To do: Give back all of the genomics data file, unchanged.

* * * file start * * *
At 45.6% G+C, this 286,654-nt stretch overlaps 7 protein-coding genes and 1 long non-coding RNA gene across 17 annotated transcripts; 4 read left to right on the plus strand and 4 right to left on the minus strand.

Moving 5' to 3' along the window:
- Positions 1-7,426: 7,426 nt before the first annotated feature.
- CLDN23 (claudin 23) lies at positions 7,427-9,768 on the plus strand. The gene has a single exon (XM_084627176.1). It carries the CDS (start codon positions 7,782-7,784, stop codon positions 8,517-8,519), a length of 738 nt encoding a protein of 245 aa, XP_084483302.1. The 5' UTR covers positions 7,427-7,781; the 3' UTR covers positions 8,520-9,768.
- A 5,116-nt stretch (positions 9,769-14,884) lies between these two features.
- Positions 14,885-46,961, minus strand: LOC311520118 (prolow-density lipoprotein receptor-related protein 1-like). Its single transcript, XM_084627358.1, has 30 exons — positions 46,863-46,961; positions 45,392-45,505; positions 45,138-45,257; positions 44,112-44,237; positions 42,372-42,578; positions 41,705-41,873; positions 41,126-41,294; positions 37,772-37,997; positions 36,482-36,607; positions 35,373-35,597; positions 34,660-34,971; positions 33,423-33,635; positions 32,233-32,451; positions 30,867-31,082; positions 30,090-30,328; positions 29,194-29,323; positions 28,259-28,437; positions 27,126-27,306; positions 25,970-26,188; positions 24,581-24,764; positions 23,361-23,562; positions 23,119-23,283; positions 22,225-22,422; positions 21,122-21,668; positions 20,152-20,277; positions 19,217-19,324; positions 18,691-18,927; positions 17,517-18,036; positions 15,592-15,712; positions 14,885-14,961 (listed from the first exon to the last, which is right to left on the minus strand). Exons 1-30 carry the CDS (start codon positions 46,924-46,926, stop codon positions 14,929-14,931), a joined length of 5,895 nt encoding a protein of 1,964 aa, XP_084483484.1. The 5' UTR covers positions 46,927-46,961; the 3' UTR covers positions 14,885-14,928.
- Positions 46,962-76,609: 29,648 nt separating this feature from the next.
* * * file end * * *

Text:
At 45.6% G+C, this 286,654-nt stretch overlaps 7 protein-coding genes and 1 long non-coding RNA gene across 17 annotated transcripts; 4 read left to right on the plus strand and 4 right to left on the minus strand.

Moving 5' to 3' along the window:
- Positions 1-7,426: 7,426 nt before the first annotated feature.
- CLDN23 (claudin 23) lies at positions 7,427-9,768 on the plus strand. The gene has a single exon (XM_084627176.1). It carries the CDS (start codon positions 7,782-7,784, stop codon positions 8,517-8,519), a length of 738 nt encoding a protein of 245 aa, XP_084483302.1. The 5' UTR covers positions 7,427-7,781; the 3' UTR covers positions 8,520-9,768.
- A 5,116-nt stretch (positions 9,769-14,884) lies between these two features.
- Positions 14,885-46,961, minus strand: LOC311520118 (prolow-density lipoprotein receptor-related protein 1-like). Its single transcript, XM_084627358.1, has 30 exons — positions 46,863-46,961; positions 45,392-45,505; positions 45,138-45,257; positions 44,112-44,237; positions 42,372-42,578; positions 41,705-41,873; positions 41,126-41,294; positions 37,772-37,997; positions 36,482-36,607; positions 35,373-35,597; positions 34,660-34,971; positions 33,423-33,635; positions 32,233-32,451; positions 30,867-31,082; positions 30,090-30,328; positions 29,194-29,323; positions 28,259-28,437; positions 27,126-27,306; positions 25,970-26,188; positions 24,581-24,764; positions 23,361-23,562; positions 23,119-23,283; positions 22,225-22,422; positions 21,122-21,668; positions 20,152-20,277; positions 19,217-19,324; positions 18,691-18,927; positions 17,517-18,036; positions 15,592-15,712; positions 14,885-14,961 (listed from the first exon to the last, which is right to left on the minus strand). Exons 1-30 carry the CDS (start codon positions 46,924-46,926, stop codon positions 14,929-14,931), a joined length of 5,895 nt encoding a protein of 1,964 aa, XP_084483484.1. The 5' UTR covers positions 46,927-46,961; the 3' UTR covers positions 14,885-14,928.
- Positions 46,962-76,609: 29,648 nt separating this feature from the next.